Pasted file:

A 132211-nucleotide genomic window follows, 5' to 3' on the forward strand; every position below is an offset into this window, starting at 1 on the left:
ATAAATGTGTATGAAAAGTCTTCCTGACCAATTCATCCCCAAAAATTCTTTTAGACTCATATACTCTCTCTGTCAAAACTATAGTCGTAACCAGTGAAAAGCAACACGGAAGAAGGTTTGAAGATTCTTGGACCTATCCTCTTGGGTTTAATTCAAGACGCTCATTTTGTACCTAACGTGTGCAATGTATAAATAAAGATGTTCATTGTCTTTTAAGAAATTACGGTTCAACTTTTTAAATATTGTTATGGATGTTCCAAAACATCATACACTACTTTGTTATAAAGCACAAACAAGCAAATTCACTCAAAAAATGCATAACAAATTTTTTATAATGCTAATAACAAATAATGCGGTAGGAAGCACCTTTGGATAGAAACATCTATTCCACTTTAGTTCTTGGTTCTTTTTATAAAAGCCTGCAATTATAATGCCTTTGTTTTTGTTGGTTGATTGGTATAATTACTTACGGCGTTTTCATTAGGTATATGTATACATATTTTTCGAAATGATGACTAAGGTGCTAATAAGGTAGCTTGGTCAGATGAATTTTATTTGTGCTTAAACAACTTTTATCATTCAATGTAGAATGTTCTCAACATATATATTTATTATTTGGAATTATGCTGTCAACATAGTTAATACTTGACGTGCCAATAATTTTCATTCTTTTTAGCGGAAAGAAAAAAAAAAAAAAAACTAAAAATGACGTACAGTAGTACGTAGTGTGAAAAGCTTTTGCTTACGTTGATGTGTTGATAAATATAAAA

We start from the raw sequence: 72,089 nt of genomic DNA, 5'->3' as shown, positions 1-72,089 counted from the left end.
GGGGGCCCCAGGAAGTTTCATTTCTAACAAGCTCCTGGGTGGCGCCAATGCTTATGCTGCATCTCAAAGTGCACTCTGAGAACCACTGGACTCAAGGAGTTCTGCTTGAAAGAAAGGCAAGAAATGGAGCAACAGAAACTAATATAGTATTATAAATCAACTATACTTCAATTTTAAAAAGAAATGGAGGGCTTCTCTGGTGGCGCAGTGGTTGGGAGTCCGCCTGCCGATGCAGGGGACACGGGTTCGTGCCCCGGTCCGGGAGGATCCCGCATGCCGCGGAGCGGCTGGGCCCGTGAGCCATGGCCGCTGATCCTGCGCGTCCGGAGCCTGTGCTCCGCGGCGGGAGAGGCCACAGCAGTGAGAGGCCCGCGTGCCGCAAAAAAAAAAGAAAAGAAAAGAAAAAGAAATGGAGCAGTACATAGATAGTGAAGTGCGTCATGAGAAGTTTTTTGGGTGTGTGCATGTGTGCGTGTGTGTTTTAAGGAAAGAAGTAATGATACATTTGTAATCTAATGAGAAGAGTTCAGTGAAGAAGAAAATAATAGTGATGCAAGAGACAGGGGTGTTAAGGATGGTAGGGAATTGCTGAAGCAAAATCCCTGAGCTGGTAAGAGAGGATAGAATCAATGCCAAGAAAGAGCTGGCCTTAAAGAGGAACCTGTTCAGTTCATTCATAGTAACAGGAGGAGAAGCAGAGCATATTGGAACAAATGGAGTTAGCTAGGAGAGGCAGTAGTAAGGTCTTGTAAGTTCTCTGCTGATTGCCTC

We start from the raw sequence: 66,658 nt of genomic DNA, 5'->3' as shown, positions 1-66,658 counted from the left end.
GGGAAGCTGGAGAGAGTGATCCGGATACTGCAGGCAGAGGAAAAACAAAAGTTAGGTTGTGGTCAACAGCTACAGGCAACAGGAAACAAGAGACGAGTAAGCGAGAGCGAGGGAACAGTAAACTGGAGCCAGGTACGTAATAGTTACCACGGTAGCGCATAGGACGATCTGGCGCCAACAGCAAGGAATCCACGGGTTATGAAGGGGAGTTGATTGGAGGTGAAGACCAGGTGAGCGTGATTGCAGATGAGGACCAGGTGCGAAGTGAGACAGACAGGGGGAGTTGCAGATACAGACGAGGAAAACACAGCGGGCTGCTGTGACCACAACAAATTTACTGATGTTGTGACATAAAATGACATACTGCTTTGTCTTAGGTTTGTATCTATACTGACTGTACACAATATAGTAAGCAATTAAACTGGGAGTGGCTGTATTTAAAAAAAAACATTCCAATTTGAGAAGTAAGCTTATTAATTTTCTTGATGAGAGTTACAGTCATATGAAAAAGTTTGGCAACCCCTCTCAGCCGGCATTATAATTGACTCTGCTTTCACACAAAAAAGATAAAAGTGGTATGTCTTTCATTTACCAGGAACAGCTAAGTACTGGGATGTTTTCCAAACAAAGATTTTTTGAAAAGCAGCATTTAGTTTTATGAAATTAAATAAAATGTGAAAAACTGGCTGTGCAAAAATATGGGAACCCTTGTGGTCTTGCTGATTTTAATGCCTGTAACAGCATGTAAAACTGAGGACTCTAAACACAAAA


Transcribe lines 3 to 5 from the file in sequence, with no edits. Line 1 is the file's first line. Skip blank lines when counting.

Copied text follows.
We start from the raw sequence: 72,089 nt of genomic DNA, 5'->3' as shown, positions 1-72,089 counted from the left end.
GGGGGCCCCAGGAAGTTTCATTTCTAACAAGCTCCTGGGTGGCGCCAATGCTTATGCTGCATCTCAAAGTGCACTCTGAGAACCACTGGACTCAAGGAGTTCTGCTTGAAAGAAAGGCAAGAAATGGAGCAACAGAAACTAATATAGTATTATAAATCAACTATACTTCAATTTTAAAAAGAAATGGAGGGCTTCTCTGGTGGCGCAGTGGTTGGGAGTCCGCCTGCCGATGCAGGGGACACGGGTTCGTGCCCCGGTCCGGGAGGATCCCGCATGCCGCGGAGCGGCTGGGCCCGTGAGCCATGGCCGCTGATCCTGCGCGTCCGGAGCCTGTGCTCCGCGGCGGGAGAGGCCACAGCAGTGAGAGGCCCGCGTGCCGCAAAAAAAAAAGAAAAGAAAAGAAAAAGAAATGGAGCAGTACATAGATAGTGAAGTGCGTCATGAGAAGTTTTTTGGGTGTGTGCATGTGTGCGTGTGTGTTTTAAGGAAAGAAGTAATGATACATTTGTAATCTAATGAGAAGAGTTCAGTGAAGAAGAAAATAATAGTGATGCAAGAGACAGGGGTGTTAAGGATGGTAGGGAATTGCTGAAGCAAAATCCCTGAGCTGGTAAGAGAGGATAGAATCAATGCCAAGAAAGAGCTGGCCTTAAAGAGGAACCTGTTCAGTTCATTCATAGTAACAGGAGGAGAAGCAGAGCATATTGGAACAAATGGAGTTAGCTAGGAGAGGCAGTAGTAAGGTCTTGTAAGTTCTCTGCTGATTGCCTC

We start from the raw sequence: 66,658 nt of genomic DNA, 5'->3' as shown, positions 1-66,658 counted from the left end.